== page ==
Today I almost got to interview Jose Mourinho, the special one. When I say 'almost', what I mean is that the media company running the new cork campaign, of which he is the figurehead, gave me a slot of 10 minutes from 15.50 with him. There was, however, a warning that they couldn't guarantee he'd show up at the Portuguese embassy, where the launch was taking place. He didn't come. Cynics would conclude that the possibility of an interview was dangled as a carrot to get leading journalists to attend what otherwise might be seen as a less than compelling invite, even though there was no real potential for a showing by Jose. He is one busy, sought-after dude, one of the most famous people in the UK, and a household name wherever football is played.
Still, I did get an extensive interview with Antonio Amorim, which will be useful for my forthcoming closures book. Did you know that the annual market worldwide for wine bottle closures is some 18 billion, of which cork's share is 14 billion? 10 years ago the market was 14 billion, almost all cork. So cork has lost market share, but not market. The next five years will be very interesting for closures. Stop yawning: this is a serious wine quality issue!
On a football theme, I watched England's friendly game against Uruguay. Watching friendlies is usually a bad idea, as these matches are frequently as interesting as a £4 Australian Chardonnay. Some observations. Joe Cole was brilliant out wide left. He's made this position his. Beckham was ineffectual on the right and Shaun Wright-Phillips' display in the last 20 minutes argues for the unthinkable: he should be playing in place of Beckham. Carrick deserves a place on tonight's showing in the holding midfield role. Wild thought: play him there, with Gerrard and Lampard freed to play a more attacking role. You'd have to drop a striker, though - could it work with just Rooney up front? Could England adopt a more fluid sort of formation where the traditional boundaries of midfield and attack have broken down? Is 4-4-2 dead?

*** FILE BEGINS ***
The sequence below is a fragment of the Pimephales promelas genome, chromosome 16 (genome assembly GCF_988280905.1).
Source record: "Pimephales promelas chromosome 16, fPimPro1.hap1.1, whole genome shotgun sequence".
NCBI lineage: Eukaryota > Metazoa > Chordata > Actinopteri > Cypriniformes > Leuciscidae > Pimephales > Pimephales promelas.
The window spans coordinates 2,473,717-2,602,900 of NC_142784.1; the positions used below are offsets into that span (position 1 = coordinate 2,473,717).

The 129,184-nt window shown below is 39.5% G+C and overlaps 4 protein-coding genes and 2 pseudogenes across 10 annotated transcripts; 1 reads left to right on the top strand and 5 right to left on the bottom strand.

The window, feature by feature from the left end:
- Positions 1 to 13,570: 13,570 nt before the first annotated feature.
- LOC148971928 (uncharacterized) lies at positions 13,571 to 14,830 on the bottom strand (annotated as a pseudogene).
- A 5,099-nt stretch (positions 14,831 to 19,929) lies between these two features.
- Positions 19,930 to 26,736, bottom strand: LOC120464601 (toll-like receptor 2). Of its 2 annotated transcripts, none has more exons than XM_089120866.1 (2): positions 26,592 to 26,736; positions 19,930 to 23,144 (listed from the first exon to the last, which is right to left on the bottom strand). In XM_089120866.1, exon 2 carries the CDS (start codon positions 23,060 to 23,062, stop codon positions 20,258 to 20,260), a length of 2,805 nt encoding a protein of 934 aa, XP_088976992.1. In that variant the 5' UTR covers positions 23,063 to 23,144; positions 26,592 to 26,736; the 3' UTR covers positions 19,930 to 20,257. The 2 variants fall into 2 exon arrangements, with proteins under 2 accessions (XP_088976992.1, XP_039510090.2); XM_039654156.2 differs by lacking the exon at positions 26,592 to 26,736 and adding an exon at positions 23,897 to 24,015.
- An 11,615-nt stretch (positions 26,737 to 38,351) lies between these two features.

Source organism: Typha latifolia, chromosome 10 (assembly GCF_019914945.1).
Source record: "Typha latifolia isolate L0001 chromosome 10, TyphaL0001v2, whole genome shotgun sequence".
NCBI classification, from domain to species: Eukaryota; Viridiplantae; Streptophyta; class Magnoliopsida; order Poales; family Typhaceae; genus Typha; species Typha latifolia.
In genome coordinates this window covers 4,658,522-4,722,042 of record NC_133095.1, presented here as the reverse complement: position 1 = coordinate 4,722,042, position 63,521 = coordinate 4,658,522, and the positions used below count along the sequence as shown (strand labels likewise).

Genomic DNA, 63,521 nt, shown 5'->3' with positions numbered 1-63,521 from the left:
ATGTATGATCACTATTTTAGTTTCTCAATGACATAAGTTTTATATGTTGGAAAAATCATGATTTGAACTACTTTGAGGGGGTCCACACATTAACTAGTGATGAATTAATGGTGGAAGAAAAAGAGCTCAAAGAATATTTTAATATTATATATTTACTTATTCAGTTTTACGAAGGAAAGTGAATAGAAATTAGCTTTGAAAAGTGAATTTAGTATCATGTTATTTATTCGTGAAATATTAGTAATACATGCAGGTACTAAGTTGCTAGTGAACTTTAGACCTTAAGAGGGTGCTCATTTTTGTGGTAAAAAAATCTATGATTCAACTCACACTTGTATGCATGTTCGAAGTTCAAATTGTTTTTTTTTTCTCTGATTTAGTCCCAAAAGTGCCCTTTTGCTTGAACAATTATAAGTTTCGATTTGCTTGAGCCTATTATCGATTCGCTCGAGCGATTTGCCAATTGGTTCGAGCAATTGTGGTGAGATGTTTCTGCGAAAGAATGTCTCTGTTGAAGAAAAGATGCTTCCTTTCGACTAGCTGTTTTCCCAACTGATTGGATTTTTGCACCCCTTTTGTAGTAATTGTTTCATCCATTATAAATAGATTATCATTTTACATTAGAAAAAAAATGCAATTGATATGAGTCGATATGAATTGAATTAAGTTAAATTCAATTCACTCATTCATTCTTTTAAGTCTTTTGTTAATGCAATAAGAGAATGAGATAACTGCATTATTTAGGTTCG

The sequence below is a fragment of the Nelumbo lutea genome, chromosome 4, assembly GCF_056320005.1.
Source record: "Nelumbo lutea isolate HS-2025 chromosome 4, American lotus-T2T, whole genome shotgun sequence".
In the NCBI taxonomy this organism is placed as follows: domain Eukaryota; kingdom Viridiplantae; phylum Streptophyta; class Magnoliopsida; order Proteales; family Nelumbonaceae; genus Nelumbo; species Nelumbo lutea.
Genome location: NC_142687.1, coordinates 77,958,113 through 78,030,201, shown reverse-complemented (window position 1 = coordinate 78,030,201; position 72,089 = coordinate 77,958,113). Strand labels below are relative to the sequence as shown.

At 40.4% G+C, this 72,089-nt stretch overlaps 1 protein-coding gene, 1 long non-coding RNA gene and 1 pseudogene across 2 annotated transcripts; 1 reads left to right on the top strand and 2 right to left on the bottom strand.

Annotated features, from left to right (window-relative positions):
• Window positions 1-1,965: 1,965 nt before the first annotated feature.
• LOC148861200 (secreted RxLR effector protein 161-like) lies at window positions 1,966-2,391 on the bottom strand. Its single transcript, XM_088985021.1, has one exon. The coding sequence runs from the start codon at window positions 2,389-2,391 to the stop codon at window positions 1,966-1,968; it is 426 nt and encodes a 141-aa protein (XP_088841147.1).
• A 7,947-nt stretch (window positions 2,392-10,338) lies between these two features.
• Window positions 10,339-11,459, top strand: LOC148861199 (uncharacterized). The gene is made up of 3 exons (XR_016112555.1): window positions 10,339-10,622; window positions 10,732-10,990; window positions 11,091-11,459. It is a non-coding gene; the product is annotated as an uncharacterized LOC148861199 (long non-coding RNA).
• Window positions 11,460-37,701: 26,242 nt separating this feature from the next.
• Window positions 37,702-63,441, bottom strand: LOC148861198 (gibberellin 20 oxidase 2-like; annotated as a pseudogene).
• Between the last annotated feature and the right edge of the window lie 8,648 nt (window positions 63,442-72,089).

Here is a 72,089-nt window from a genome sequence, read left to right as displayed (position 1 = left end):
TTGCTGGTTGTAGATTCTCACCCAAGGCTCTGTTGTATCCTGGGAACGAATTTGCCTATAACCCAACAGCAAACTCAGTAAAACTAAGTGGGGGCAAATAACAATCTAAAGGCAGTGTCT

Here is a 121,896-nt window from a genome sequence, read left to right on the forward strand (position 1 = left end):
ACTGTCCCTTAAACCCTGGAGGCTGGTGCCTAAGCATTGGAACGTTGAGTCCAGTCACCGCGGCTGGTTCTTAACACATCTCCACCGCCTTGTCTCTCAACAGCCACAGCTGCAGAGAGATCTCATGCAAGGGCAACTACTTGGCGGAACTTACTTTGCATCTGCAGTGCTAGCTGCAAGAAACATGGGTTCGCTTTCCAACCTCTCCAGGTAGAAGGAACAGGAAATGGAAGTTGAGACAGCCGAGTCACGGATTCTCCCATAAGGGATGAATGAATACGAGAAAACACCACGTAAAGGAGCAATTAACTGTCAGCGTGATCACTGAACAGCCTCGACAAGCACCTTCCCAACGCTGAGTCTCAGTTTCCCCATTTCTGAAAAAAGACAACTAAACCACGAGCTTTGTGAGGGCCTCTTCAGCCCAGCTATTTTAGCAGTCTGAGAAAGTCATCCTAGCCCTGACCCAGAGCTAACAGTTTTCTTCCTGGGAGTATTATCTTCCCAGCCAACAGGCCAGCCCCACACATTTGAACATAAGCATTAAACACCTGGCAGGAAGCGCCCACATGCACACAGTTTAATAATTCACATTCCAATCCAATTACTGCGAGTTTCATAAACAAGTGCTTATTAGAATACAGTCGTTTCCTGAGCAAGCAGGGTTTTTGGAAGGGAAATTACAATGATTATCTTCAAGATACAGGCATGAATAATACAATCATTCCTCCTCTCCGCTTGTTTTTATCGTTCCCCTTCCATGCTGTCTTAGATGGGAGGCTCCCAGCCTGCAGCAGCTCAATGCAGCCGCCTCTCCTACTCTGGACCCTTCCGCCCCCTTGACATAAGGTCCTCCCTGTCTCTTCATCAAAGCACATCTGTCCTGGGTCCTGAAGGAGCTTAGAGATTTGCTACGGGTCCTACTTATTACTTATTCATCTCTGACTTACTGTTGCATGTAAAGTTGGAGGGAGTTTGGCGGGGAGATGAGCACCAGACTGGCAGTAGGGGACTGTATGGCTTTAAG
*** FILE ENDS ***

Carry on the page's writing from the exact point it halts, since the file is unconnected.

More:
Two Crozes-Hermitage to report on (vineyards pictured). The 2004 from Caves des Tain as supplied to UK supermarket M&S isn't as good as the 2003, which was a cracker. It lacks the Northern Rhone distinctiveness that made the 2003 so good. Pleasant but no more; a shame. Gilles Robin Cuvee Alberic Bouvard Crozes Hermitage 2003 (£12.95 Western Wines) is a lot better with nice meaty, spicy dark fruits. Quite savoury and intense, with firm tannins. Not top rank, but a very nice drink. Crozes-Hermitage is a good place to start if you are exploring the northern Rhone on any sort of restricted budget.